The Global Companies that Failed to Adapt to Change

Adapted from “Soft Leadership: An Innovative Leadership Style to Resolve Conflicts Amicably through Soft Skills and Negotiation Skills to Achieve Global Stability, Peace and Prosperity” by Professor M.S. Rao, Ph.D.

“It is not the strongest of the species that survives, nor the most intelligent that survives. It is the one that is the most adaptable to change.” —Charles Darwin

Eastman Kodak, a leader for many years, filed for bankruptcy in 2012. Blockbuster Video became defunct in 2013. Similarly, Bordersone of the largest book retailers in the U.S.went out of business in 2011. Why did these companies, which once had great brands, ultimately fail? It is because they failed to adapt to change. Additionally, they failed to unlearn and relearn. Let’s address the importance of change in this regard.

Although everyone is aware that the only thing constant in the world is change, people resist change due to various reasons, including fear of failure, fear of criticism, and fear of the unknown. They often think the devil they know is better than an unknown angel. They settle for the status quo and end up going extinct. Or they fail to change with the changing times and technologies and suffer the same fate.

Maintaining a Broad Mindset

In her book, “Leadership and Mindful Behavior: Action, Wakefulness, and Business,” Joan Marques notes there are many people and companies who once performed at the top of their line because they were zestful and adventurous but became complacent. Just think of:

  • Blockbuster, which was crushed by Netflix
  • Dell, which was overridden by mobile devices
  • Kodak, which lost track of the digital era
  • Microsoft, which fell asleep when Web TV, e-books, smartphones, and tablets took over
  • Motorola, which got outmaneuvered by smartphones
  • Sears, which lost immense market share to aggressive discount stores such as Walmart and Target
  • Sony, which focused on hardware in a time when software took the upper hand, leaving space for Samsung, Apple, and others to run away with its market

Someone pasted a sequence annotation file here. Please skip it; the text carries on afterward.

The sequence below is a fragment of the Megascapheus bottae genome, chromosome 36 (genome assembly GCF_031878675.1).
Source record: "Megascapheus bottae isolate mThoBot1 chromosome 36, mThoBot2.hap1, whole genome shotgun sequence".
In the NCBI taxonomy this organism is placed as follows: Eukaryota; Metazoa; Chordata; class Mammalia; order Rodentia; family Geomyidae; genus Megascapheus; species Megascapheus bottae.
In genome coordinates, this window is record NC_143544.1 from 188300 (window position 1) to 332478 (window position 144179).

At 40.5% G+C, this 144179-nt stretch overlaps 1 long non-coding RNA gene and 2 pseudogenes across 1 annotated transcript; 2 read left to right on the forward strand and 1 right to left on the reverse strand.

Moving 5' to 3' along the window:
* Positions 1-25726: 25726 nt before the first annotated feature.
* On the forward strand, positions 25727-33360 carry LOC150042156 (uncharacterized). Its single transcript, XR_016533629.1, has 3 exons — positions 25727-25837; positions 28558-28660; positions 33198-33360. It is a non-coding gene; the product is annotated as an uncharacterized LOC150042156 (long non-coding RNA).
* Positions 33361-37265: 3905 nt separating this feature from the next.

• Yahoo, which fell asleep when Google was inventing and making numerous smart moves

Some realized their mistake and reinvented themselves once they experienced the drawbacks of their myopia. Others failed to regain a broad mindset to avoid falling prey to sleepwalking again. You have to be awake to maintain a broad mindset.

A Blueprint to Embrace Change Effectively

“Greatness is not in where we stand, but in what direction we are moving. We must sail sometimes with the wind and sometimes against it—but sail we must, and not drift, nor lie at anchor.” —Oliver Wendell Holmes

Leaders must adopt tools and techniques to adapt to change. Here is a blueprint to embrace change effectively:

  • Keep the vision right and straight, and articulate it effectively.
  • Create organizational culture conducive to bring about change.
  • Communicate clearly about the need to change.
  • Enlighten people about the implications of the status quo.
  • Show them benefits once the change is implemented.
  • Coordinate all stakeholders effectively.
  • Remove the roadblocks by allaying their apprehensions.
  • Show them small gains to ensure that entire change takes place smoothly without any resistance.

Peter Drucker wrote in “Executive Excellence,” “We can already see the future taking shape. But I believe the future will turn in unexpected ways. The greatest changes are still ahead of us. The society of 2030 will be very different from today’s society and bear little resemblance to that predicted by today’s futurists. The next society is close enough for action to be considered in five areas. change agents. To survive and succeed, organizations will have to become change agents. The most effective way to manage change successfully is to create it.”